Tales of Spiritual Breakthrough
This coming Tuesday evening, September 22, 2015, the 26-hour fast of Yom Kippur begins. The next morning, Jews everywhere will read the outcry of the Prophet Isaiah, challenging and disrupting the official liturgy of Yom Kippur:
“Is this the fast I, YyyyHhhhWwwwHhhh, the Breath of Life, demand of you? Is it not to share your bread with the hungry? To break off the handcuffs that oppressive power locks upon its prisoners?”
And on Wednesday evening, just as the fast is ending, there begins the Muslim Great Feast of Eid al-Idha, the Feast of the Sacrifice. It echoes the story of how Ibrahim prepared to offer up his son Ismail in response to God’s calling, and how at the last moment the Holy Voice told him to relent and he offered up a ram instead.
This memory, of course, shares the story that Jews have just last week retold on Rosh Hashanah– with the differences that often arise when different branches of a family remember a powerful family story.("Which son was it?")
Traditionally, on Eid al-Idha Muslim families buy a lamb to be slaughtered (as an echo of Ibrahim's ram), and divide its meat in thirds — one-third to the immediate family, one-third to the extended family, one-third to the poor — a teaching that might be heard as “Do not kill your children; feed the poor!”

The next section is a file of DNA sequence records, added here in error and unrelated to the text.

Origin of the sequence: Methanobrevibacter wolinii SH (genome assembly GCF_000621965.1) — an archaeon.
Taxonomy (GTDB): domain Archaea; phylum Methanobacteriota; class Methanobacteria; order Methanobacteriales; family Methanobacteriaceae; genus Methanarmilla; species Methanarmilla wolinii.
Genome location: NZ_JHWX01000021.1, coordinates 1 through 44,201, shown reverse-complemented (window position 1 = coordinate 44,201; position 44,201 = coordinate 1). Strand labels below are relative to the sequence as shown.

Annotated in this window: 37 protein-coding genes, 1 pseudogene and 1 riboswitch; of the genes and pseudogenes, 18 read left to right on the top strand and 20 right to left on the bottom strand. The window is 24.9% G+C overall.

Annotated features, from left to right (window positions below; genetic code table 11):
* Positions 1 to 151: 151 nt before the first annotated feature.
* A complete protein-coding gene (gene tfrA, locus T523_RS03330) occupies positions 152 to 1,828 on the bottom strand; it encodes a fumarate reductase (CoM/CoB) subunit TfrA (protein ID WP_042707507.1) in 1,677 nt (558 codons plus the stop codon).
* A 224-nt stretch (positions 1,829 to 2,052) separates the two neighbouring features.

A teaching to us all about war and compassion. A physical act carrying the same message as the Isaiah Haftarah for Yom Kippur.
The connections between the two sets of festivals beckon us into a new way of treating Torah-reading as an avenue toward seeking "tshuvah" (turning ourslves in a new, more ethical direction).
On the first day of Rosh Hashanah, Jews tradtionally read the story of Abraham's expulsion of Ishmael from the family, and Ishmael's near-death in the wilderness, saved at the last moment by God's making visible a hidden wllspring. On the second day, the reading is about Abraham's willingness tp make a burnt-offering of his other son, Isaac, and Isaac's near-death on the mountain -- saved by God's Voice at the last moment.
Later in the Torah, there is a story of how the two sons reconnect (Gen. 25:7-11). After their father Abraham dies, they come togethr to bury him. For the first time, the Torah refers to them as partners. We read this passage in the regular rhythm of the regular Shabbats. But this story is not lifted up on a special festival, as are the two stories we read on Rosh Hashanah.
It would be a true act of healing to read this brief passage on Yom Kippur. Especially in a generation when there is a great deal of conflict between some of the descendants of Isaac and of Ishmael, this tale of reconciliation